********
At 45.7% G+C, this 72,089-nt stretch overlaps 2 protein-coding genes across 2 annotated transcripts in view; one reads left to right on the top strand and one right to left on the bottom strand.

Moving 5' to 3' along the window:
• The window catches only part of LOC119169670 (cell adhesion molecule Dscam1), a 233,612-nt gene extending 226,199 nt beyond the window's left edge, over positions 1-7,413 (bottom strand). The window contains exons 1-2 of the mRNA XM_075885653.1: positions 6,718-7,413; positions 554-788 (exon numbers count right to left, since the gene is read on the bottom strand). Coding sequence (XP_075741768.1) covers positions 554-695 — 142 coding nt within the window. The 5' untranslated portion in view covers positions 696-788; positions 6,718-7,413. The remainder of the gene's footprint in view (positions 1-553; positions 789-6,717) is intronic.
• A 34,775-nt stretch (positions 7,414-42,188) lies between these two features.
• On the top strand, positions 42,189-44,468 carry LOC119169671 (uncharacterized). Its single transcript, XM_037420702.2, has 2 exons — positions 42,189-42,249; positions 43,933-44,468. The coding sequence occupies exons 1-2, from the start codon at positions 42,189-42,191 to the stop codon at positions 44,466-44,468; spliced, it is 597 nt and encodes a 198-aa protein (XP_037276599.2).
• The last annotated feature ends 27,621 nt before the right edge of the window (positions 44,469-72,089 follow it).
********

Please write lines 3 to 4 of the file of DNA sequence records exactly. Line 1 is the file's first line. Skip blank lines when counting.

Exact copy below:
• The window catches only part of LOC119169670 (cell adhesion molecule Dscam1), a 233,612-nt gene extending 226,199 nt beyond the window's left edge, over positions 1-7,413 (bottom strand). The window contains exons 1-2 of the mRNA XM_075885653.1: positions 6,718-7,413; positions 554-788 (exon numbers count right to left, since the gene is read on the bottom strand). Coding sequence (XP_075741768.1) covers positions 554-695 — 142 coding nt within the window. The 5' untranslated portion in view covers positions 696-788; positions 6,718-7,413. The remainder of the gene's footprint in view (positions 1-553; positions 789-6,717) is intronic.
• A 34,775-nt stretch (positions 7,414-42,188) lies between these two features.